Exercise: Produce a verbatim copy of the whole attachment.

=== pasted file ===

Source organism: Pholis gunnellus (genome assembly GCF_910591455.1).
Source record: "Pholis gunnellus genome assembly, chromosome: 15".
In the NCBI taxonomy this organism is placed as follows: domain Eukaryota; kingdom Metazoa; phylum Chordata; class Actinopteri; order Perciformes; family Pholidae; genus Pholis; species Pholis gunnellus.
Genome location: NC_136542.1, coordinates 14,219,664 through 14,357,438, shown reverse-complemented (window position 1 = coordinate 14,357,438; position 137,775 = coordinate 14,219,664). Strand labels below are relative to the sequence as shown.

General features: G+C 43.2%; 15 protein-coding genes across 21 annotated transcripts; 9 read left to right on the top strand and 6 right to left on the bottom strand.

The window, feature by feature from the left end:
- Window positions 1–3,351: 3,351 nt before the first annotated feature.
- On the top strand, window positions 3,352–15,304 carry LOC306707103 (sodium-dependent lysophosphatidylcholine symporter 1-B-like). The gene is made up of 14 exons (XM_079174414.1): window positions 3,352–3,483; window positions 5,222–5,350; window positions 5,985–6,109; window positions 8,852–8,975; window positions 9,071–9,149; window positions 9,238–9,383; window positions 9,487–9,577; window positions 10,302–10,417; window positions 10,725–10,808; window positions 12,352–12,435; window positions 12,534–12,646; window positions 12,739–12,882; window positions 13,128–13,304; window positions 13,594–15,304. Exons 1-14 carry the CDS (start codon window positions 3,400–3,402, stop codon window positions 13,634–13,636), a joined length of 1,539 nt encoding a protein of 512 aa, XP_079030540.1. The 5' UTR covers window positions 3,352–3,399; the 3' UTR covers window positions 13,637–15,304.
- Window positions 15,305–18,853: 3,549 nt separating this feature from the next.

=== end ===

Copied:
Source organism: Pholis gunnellus (genome assembly GCF_910591455.1).
Source record: "Pholis gunnellus genome assembly, chromosome: 15".
In the NCBI taxonomy this organism is placed as follows: domain Eukaryota; kingdom Metazoa; phylum Chordata; class Actinopteri; order Perciformes; family Pholidae; genus Pholis; species Pholis gunnellus.
Genome location: NC_136542.1, coordinates 14,219,664 through 14,357,438, shown reverse-complemented (window position 1 = coordinate 14,357,438; position 137,775 = coordinate 14,219,664). Strand labels below are relative to the sequence as shown.

General features: G+C 43.2%; 15 protein-coding genes across 21 annotated transcripts; 9 read left to right on the top strand and 6 right to left on the bottom strand.

The window, feature by feature from the left end:
- Window positions 1–3,351: 3,351 nt before the first annotated feature.
- On the top strand, window positions 3,352–15,304 carry LOC306707103 (sodium-dependent lysophosphatidylcholine symporter 1-B-like). The gene is made up of 14 exons (XM_079174414.1): window positions 3,352–3,483; window positions 5,222–5,350; window positions 5,985–6,109; window positions 8,852–8,975; window positions 9,071–9,149; window positions 9,238–9,383; window positions 9,487–9,577; window positions 10,302–10,417; window positions 10,725–10,808; window positions 12,352–12,435; window positions 12,534–12,646; window positions 12,739–12,882; window positions 13,128–13,304; window positions 13,594–15,304. Exons 1-14 carry the CDS (start codon window positions 3,400–3,402, stop codon window positions 13,634–13,636), a joined length of 1,539 nt encoding a protein of 512 aa, XP_079030540.1. The 5' UTR covers window positions 3,352–3,399; the 3' UTR covers window positions 13,637–15,304.
- Window positions 15,305–18,853: 3,549 nt separating this feature from the next.